"...a study that assesses the mortality health risk for native born Canadians from long term exposure to fine particulate matter which is higher in the Montreal-Ottawa-Toronto-Windsor corridor than elsewhere in the country. The authors concluded that there is a 31% increased risk of ischemic heart disease with an increase of 10 μg/m3 increase in PM2.5, a higher increase in health risk than previously estimated (12-14%).
Chris Hedges: "This is a goal the power elite cannot comprehend. They cannot envision a day when they will not be in charge of our lives. The elites believe, and seek to make us believe, that globalization and unfettered capitalism are natural law, some kind of permanent and eternal dynamic that can never be altered. What the elites fail to realize is that rebellion will not stop until the corporate state is extinguished. It will not stop until there is an end to the corporate abuse of the poor, the working class, the elderly, the sick, children, those being slaughtered in our imperial wars and tortured in our black sites. It will not stop until foreclosures and bank repossessions stop. It will not stop until students no longer have to go into debt to be educated, and families no longer have to plunge into bankruptcy to pay medical bills. It will not stop until the corporate destruction of the ecosystem stops, and our relationships with each other and the planet are radically reconfigured. And that is why the elites, and the rotted and degenerate system of corporate power they sustain, are in trouble. That is why they keep asking what the demands are. They don’t understand what is happening. They are deaf, dumb and blind."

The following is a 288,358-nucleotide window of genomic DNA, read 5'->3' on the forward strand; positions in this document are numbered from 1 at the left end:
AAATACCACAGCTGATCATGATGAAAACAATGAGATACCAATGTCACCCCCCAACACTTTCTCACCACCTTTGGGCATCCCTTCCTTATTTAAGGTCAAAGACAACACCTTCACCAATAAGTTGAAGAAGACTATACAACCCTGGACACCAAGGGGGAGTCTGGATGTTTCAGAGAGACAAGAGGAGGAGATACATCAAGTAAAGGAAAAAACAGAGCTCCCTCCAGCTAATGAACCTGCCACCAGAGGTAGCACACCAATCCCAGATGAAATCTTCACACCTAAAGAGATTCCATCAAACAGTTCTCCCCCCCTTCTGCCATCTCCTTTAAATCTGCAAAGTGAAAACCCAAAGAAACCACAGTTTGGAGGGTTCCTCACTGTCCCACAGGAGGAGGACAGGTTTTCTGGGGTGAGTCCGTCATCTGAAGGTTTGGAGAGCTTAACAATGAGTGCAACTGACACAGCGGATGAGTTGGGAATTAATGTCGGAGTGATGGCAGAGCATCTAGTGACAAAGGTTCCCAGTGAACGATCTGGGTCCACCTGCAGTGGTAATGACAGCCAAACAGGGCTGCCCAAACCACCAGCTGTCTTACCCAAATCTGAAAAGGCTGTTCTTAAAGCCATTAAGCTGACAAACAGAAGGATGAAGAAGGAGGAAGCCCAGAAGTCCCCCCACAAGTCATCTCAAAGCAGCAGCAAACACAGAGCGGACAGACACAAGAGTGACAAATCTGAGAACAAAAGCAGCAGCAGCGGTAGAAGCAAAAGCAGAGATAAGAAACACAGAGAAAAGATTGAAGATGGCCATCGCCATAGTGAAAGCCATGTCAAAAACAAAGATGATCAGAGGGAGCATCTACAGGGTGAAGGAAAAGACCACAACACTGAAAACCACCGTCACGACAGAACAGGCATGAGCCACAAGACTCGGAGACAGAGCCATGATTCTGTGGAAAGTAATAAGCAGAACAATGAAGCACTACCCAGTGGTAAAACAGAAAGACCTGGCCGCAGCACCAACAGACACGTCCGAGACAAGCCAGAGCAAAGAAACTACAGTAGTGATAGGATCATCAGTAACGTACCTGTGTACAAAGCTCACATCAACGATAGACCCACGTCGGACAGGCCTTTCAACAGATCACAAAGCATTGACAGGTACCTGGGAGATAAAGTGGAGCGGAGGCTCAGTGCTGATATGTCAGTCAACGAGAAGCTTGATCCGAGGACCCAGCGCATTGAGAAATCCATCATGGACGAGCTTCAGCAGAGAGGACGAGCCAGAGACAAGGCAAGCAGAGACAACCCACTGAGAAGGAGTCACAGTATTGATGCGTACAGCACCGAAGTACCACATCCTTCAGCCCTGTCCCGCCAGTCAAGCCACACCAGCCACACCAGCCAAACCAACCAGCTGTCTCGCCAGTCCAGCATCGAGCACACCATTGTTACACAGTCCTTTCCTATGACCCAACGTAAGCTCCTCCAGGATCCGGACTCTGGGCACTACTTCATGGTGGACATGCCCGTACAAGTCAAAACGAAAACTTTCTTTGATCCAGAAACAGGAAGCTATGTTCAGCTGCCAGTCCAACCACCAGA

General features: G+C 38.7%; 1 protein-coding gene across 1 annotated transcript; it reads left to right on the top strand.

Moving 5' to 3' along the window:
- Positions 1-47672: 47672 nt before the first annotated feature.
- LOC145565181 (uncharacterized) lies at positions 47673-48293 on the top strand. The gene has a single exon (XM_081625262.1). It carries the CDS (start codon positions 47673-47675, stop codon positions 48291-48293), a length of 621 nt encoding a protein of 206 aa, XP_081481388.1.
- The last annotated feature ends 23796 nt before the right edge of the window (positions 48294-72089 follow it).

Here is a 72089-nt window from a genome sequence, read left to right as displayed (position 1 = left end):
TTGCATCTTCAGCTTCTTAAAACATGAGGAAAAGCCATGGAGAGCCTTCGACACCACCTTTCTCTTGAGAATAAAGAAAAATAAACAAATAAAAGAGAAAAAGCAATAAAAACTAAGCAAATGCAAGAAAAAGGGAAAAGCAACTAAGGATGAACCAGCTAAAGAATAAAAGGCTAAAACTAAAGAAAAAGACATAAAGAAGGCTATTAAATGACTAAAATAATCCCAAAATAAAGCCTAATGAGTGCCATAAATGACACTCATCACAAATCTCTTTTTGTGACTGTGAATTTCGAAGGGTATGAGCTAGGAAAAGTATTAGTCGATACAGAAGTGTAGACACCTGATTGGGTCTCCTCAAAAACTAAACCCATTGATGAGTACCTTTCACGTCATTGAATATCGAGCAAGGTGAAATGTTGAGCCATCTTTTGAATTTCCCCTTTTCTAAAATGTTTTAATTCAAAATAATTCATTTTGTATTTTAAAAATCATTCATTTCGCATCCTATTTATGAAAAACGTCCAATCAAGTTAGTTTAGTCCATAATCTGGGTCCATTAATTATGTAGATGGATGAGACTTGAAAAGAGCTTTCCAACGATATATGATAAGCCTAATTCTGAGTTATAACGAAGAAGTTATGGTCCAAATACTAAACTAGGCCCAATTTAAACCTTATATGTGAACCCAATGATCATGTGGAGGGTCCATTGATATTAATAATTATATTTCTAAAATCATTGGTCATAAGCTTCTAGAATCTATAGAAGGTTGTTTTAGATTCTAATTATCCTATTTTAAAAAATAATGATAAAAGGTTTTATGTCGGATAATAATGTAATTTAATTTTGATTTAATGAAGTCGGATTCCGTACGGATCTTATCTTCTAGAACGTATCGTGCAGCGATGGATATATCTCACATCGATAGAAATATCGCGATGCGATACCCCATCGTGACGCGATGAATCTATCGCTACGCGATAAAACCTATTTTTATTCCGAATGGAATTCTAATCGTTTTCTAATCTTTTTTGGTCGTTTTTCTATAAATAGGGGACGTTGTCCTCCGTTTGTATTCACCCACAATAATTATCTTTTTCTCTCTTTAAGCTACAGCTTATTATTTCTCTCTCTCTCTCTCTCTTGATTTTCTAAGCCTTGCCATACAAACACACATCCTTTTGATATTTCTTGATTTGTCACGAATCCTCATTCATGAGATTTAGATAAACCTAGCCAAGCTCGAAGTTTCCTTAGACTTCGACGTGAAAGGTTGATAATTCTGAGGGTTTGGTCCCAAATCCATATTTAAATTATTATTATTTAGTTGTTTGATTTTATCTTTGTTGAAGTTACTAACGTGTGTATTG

When bored on my lunch hour at the library (unpaid hour) and years of travelling on the Crosstown 3 brought me to the idea to explore Wyandotte through the libraries collection of city directories. Because I noticed that the little shops were one thing at one time and now they are something else and they are almost constantly closing one business only to open as something else. What was once was a furniture store is now an ethnic restaurant and so on so on.
Old city directories are great historical records of urban development you can literally see the waves of immigration in them and especially on Wyandotte (also goes for Erie and Ottawa streets) as old established businesses moved out to the suburbs or closed for good. A city needs a Wyandotte street with its old buildings and cheaper rents that allow newcomers to Windsor and Canada to start a business as they struggle to find work and their place in our community.
LaSalle, Tecumseh, Lakeshore don't have a Wyandotte street or an Erie or an Ottawa street, they're to new with urban sprawl to have real old streets with old buildings with rents in strip malls far to expensive for a lot of newcomers.
With the development or establishing a business they build a community around them. They become local stores and businesses which the majority of Windsorites who don't live along these corridors ignore.
One fear that I have is that the new tunnel plaza is going to stop the flow of this vital artery in the city and isolate a good part of Wyandotte street with the downtown and the rest of Wyandotte to the University.
I love shopping on Wyandotte street or just browsing in the diversity of shops.
The other thing that has also baffled me is that no developer or upscale retailer(s) have taken advantage of the University as it has say in Ann Arbor, or the Richmond Mile in London Ontario. But then the university is still a local commuter school in most Windsor's eyes.
My wish is that the success of Old Walkerville will spread outwards to the rest of Wyandotte, Erie and Ottawa and rebuild the vibrancy that it once was is struggling to do again.
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YouTube - Joe Cocker - Summer In The City (LIVE in Berlin) HD
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